Currencies define a country’s economy – the stronger the currency is, the wealthier the nation would be. When a country’s currency appreciates, investors increase and businesses flourish. Trade would also be great for a country with a strong currency, as the population will be able to buy more goods and services in the international market because of the high purchasing power attributed to their nation’s currency. Currency is the term used by economists for any money that is in circulation. It also refers to the materials most commonly used as an exchange medium, just like coins and banknotes. Currencies can also refer to the monetary system used by a specific country. All of the money in circulation has an appointed value in them, depending on the performance of the country’s currency in the global trading market.

The value of currencies fluctuates, just like any investment options available to the public, such as bonds, stocks, shares, and properties. There are so many reasons why it moves either upwards or downwards, and the government is doing everything that they can to monitor all of these movements. One of the reasons why the currencies fluctuate is because of the law of supply and demand. If the economy of a country kept on becoming stronger, the currency’s value would rise. More people will benefit from these changes, and investors would start looking after the country, purchasing a bulk of their currencies and see how it becomes more valuable. The currency would also go up if the country has been showing a positive light on the international stage. A stable country with a strong economy would sound like a paradise to investors, and they would want to invest in a country that would provide them with safety and stability. As more businesses start to open, it would contribute to the country’s GDP, increasing the value of their currency once again. This cycle goes on and on, transforming the country into a haven for business people and entrepreneurs.

On the other hand, a negative perception of the country would result in the depreciation of their currency. When a country suffers a major catastrophe or is included in a civil war or international conflict, the value of the currency drops. Situations like these would result in a domino effect – a lower currency value would increase the risks for business people to open up their companies in the country, which would also lessen the number of jobs available to people. All of the exports would also experience a price increase, and the remaining business people relying on foreign exports would have to increase the prices of their goods and services to cope with their expenses. Similar to the cycle of currency valuation, a weak currency would go on and on until the country goes into an economic disaster that would further lead to local conflicts or even a civil war. The government should be wary about any changes experienced in the country they are leading because it only takes small mistakes, dealing with the currency, for a full-blown war to begin.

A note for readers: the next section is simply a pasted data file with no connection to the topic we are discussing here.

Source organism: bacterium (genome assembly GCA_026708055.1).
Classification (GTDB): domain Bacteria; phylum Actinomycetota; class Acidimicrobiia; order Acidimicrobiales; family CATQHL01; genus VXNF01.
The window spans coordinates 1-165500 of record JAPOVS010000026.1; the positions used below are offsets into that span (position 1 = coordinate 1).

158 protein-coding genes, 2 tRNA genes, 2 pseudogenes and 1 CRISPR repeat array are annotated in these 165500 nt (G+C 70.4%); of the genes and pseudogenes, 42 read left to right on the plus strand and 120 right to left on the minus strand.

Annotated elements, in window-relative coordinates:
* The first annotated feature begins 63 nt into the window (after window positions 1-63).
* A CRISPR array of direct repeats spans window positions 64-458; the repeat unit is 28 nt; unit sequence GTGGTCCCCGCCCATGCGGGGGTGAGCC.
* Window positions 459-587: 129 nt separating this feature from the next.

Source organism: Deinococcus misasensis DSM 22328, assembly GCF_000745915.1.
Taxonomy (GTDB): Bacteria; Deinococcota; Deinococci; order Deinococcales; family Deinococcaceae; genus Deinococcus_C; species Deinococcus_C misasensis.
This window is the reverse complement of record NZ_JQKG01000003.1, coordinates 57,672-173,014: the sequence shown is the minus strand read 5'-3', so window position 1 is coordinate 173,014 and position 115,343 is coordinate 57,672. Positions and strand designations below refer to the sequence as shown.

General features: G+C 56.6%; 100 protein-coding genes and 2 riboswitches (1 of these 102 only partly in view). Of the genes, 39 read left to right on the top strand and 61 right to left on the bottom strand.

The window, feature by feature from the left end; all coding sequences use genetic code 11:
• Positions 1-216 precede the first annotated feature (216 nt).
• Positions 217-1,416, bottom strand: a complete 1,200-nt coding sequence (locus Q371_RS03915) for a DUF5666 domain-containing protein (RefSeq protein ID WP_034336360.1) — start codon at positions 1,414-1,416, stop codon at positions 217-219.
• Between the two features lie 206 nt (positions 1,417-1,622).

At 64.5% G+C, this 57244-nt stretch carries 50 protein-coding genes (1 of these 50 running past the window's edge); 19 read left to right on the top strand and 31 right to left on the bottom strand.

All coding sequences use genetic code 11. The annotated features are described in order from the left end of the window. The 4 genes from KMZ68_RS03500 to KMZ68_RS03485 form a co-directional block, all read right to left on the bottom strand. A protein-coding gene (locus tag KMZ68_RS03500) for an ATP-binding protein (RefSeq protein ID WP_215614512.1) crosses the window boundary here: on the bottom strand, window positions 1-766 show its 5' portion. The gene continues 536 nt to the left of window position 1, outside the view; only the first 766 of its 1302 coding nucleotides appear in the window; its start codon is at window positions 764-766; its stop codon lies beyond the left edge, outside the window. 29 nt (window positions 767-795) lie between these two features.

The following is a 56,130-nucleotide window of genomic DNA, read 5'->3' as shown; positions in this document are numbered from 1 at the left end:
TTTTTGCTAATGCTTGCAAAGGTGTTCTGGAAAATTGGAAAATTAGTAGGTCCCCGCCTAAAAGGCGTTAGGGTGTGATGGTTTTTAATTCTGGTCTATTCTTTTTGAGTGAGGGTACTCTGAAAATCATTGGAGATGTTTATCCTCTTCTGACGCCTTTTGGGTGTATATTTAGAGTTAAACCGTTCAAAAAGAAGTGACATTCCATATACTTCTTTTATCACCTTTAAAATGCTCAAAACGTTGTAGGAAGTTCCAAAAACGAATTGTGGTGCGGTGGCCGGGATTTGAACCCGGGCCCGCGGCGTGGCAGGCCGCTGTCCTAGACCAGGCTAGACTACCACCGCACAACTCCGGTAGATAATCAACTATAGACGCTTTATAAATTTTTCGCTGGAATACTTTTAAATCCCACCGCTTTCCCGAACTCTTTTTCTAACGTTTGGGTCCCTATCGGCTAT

Today, several countries are experiencing local conflicts because the value of their currency dropped so much. Countries such as Venezuela, North Korea, and Iraq have one of the worst currencies on the planet. Their currency – the Venezuelan Bolivar, the North Korean Won, and the Iraqi Dinar, have experienced years of devaluation due to wars and local conflicts. The government could not do anything that would help alleviate the issues surrounding their country’s economy, and it will be taking a toll on their currencies and economies as wars and conflicts continue to rage. There is talk, however, that the Iraqi dinar could revalue and allow conversion for most to pre-war levels.

On the other hand, wealthy nations – especially the Middle Eastern countries that produce top quality oil – have the best currencies. Kuwait, Bahrain, and Oman all have currencies that can be traded for more than two US dollars per unit. These countries have been long dependent on oil and petroleum, and the economic miracle brought by these resources had a major positive impact on their economy. Their citizens are also taking advantage of the high exchange rates of their currencies against the US dollar, which is considered as the world’s primary currency. They could buy more goods and services because of the high purchasing power attributed to their country’s strong currency and stable economy.